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Observation report on six locations i frequent regularly

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Observation report on six locations i frequent regularly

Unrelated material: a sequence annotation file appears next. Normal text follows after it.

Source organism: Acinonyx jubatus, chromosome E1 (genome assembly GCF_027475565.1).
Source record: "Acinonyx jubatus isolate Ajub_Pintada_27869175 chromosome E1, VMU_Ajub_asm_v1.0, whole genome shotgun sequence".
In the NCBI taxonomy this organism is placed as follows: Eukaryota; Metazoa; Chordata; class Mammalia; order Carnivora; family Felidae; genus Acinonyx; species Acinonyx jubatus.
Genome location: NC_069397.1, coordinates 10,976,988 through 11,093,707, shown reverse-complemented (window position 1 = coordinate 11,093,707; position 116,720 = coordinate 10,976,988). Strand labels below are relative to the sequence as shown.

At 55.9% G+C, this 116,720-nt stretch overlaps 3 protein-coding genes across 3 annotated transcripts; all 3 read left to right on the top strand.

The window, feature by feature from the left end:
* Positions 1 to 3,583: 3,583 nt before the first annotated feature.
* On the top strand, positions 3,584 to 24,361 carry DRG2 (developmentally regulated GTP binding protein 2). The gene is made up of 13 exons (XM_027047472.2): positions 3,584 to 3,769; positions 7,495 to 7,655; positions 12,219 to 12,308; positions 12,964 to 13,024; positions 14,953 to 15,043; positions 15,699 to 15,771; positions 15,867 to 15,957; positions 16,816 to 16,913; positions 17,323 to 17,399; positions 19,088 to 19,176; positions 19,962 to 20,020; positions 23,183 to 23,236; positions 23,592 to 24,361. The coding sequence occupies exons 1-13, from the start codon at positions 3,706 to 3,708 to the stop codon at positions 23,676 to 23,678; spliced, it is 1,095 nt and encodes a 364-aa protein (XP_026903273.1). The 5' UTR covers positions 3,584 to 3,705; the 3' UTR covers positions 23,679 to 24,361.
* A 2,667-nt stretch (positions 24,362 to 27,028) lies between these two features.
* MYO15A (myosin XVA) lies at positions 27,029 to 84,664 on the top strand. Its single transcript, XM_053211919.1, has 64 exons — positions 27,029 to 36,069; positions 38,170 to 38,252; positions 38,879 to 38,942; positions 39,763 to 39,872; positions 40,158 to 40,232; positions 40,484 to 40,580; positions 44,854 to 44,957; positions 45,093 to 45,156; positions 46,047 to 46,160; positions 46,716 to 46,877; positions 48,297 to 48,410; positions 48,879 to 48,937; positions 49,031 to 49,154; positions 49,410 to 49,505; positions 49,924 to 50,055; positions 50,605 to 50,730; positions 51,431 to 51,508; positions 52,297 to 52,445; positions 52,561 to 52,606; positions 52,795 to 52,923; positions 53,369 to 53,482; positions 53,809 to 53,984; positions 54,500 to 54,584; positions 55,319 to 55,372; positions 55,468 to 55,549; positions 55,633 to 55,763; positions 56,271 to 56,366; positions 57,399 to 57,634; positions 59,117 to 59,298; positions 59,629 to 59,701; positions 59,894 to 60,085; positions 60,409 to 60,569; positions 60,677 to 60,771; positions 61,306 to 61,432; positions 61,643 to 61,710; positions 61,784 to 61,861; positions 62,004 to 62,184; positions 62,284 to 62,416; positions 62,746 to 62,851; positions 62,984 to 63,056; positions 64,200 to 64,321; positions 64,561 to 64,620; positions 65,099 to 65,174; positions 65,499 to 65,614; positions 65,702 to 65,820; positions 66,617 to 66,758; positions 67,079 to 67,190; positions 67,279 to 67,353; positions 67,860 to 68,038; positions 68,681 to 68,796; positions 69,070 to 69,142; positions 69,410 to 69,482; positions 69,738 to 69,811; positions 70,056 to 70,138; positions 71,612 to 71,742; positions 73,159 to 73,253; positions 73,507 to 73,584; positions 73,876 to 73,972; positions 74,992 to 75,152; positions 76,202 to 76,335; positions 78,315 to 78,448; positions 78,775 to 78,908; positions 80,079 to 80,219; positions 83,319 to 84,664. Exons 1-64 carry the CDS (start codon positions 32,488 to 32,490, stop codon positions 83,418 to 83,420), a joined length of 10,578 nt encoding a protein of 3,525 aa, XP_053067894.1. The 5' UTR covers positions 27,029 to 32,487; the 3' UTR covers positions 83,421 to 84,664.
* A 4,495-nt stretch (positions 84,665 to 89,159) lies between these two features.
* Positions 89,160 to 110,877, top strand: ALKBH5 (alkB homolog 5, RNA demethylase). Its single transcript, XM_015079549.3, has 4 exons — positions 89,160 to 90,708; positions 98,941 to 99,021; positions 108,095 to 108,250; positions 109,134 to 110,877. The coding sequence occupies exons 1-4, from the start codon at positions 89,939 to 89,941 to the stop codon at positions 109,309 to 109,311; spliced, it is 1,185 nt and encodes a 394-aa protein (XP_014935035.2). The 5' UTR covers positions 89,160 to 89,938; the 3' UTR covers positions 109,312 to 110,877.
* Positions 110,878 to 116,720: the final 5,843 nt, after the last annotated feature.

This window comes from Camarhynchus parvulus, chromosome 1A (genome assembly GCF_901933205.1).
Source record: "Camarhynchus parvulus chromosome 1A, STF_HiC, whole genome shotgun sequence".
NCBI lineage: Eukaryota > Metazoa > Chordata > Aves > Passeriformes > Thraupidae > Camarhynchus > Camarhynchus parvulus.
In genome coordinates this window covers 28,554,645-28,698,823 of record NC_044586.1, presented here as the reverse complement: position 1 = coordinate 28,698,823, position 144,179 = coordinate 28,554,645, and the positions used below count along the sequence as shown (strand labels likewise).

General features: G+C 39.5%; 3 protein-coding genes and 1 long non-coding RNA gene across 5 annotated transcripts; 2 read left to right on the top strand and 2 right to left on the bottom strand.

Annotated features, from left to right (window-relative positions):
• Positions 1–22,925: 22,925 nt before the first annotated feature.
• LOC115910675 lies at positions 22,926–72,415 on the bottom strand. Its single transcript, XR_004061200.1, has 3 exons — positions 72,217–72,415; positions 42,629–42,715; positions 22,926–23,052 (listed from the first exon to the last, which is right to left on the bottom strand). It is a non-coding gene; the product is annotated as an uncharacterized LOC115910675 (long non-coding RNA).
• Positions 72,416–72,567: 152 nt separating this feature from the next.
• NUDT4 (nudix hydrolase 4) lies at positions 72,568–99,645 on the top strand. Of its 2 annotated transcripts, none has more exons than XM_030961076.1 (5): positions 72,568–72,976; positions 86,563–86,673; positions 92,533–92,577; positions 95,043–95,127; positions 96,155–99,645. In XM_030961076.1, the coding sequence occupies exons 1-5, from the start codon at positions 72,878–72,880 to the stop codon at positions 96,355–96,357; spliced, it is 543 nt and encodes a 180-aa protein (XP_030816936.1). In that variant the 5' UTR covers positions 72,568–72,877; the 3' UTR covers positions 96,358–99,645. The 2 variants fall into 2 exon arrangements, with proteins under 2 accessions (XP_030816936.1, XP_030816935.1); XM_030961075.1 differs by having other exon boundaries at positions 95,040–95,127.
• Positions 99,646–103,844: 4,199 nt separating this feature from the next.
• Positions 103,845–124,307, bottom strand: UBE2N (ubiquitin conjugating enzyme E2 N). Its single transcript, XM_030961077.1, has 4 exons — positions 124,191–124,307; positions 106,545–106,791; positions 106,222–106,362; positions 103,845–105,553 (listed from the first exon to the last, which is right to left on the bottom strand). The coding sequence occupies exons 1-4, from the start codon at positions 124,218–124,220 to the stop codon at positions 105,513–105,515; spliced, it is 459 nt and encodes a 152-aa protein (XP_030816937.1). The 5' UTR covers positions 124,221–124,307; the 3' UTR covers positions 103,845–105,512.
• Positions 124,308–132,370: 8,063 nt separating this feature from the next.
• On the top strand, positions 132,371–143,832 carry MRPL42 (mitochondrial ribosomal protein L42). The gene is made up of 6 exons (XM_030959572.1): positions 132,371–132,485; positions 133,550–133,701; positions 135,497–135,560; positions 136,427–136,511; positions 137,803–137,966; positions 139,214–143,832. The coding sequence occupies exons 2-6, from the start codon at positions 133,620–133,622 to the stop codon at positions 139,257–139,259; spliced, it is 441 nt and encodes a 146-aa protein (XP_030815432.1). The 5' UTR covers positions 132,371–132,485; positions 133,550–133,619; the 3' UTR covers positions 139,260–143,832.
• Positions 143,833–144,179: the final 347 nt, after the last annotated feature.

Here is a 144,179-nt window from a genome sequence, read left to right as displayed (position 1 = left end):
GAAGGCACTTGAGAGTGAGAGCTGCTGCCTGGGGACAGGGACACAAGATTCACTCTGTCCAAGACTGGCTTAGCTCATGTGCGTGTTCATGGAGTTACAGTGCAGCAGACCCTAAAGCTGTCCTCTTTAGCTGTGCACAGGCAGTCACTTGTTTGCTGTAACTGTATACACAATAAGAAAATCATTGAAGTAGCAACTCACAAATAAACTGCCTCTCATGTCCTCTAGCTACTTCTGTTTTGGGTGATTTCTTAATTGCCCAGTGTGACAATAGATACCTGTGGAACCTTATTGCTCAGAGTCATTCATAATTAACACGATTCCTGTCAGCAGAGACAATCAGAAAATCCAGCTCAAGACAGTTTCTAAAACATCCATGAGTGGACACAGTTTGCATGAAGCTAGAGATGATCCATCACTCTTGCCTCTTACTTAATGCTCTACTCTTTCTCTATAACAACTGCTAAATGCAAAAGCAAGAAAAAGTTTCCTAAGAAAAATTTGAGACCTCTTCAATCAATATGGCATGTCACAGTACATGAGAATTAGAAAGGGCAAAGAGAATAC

1. 1. Observation  Report  on  Six  Locations  I  Frequent  Regularly    *I’ve  opted  out  of  taking  pictures,  simply  because  it  was  either  prohibited  or  unwelcomed  at  the  locations  I’ve  chosen.  Thus,  this  assignment  was  completed  in  report  form  instead  of  a  presentation    Location  Number  1:  Famer’s  Market  I  visit  my  local  farmer’s  market  every  week.  It  is  a  huge  concrete  building  and  looks  uninviting.  What  drew  me  to  it  initially  were  online  reviews.  The  doors  are  automatic  and  always  closed  until  you  step  up  to  the  building.  The  parking  lot  is  huge  and  always  crowded.  The  store  sign  is  not  visible  from  the  road  but  appears  huge  once  you  approach  the  building.  The  colors  and  font  are  outdated  and  not  attractive  or  inviting.  The  interior  matches  that.  The  ceiling  are  extremely  high,  the  temperature  is  kept  at  around  60F.  This  is  basically  a  huge  hall  with  different  sections,  showered  with  fluorescent  light.  In  other  words,  this  is  a  highly  functional  and  equally  uninviting  place.  People  are  loud,  there  is  no  music  playing,  it  smells  like  fish  in  every  section  of  the  store.  Once  you  have  picked  up  your  groceries  –and  you  want  to  make  this  whole  experience  fast,  it’s  just  not  that  pleasant  –  you  exit  through  two  designated  doors  that  will  take  you  to  a  large  room  with  about  40  cash  registers.  They  are  outdated  wooden  boxes.  You  can  only  pay  with  cash  or  debit  card  here.  Everyone  working  here  is  from  foreign  countries  and  speaks  very  little  English.  Everyone  is  nice,  even  though  I’ve  experienced  occasional  dissatisfaction  from  other  customers  who  interpret  different  cultures  and  customs  as  rudeness.  The  cashiers  all  wear  the  same  blue  jacket  and  there  are  lots  of  employees.  I  would  estimate  the  ratio  to  be  about  3:10.  The  store  is  considered  a  world  market  and  contains  items  from  nearly  every  part  of  the  store.  I  never  doubted  that  the  employees  shopped  there  themselves.  I  did  verify  this  with  a  few  employees.  This  store  is  not  organized  like  most  others  in  that  the  cheapest  items  are  not  always  located  at  the  bottom  of  the  shelves.  It  is  organized  by  regional  items.  It  does  not  make  too  much  sense  at  first,  but  again,  this  is  a  highly  functional  space.  Once  you’ve  explored  it,  you  know  how  to  navigate  it  quickly  and  efficiently.  On  weekends,  more  effort  is  put  into  free  samples  and  customer  satisfaction.  The  store  seems  to  up  it’s  game  for  weekends,  however,  I  hardly  ever  go  on  Saturdays  and  Sundays  simply  because  it  becomes  too  crowded.  Customers  always  leave  with  something,  mostly  produce.  The  sole  benefit  of  shopping  at  this  particular  farmer’s  market  is  the  freshness  of  the  products  in  relation  to  its  very  affordable  price.      Location  Number  2:  Indian  Fast  Food  Restaurant  A  new  Indian  fast  food  restaurant  recently  opened  near  my  work  place.  They  have  an  efficient  step-­‐by-­‐step  process  that  is  easy  to  follow.  You  pick  your  carb,  then  your  protein  and  then  condiments.  Lastly,  you  add  sides  or  drinks  and  then  check  out  at  the  register,  which  is  located  next  to  the  preparation  area.  The  staff  is  extremely  friendly  ,  mostly  in  their  20s  or  30s  while  focused  and  efficient.  They  all  wear  the  same  T-­‐Shirt,  but  the  rest  of  their  outfits  are  casual  and  differ  from  one  another.  The  store  draws  customers  in  by  using  signs  that  were  obviously  created  by  professional  graphic  designers,  good  ones  at  that.  They  show  huge  initiative  by  reaching  out  to  customers  and  potential  customers  via  social  media.  They  always  offer  additional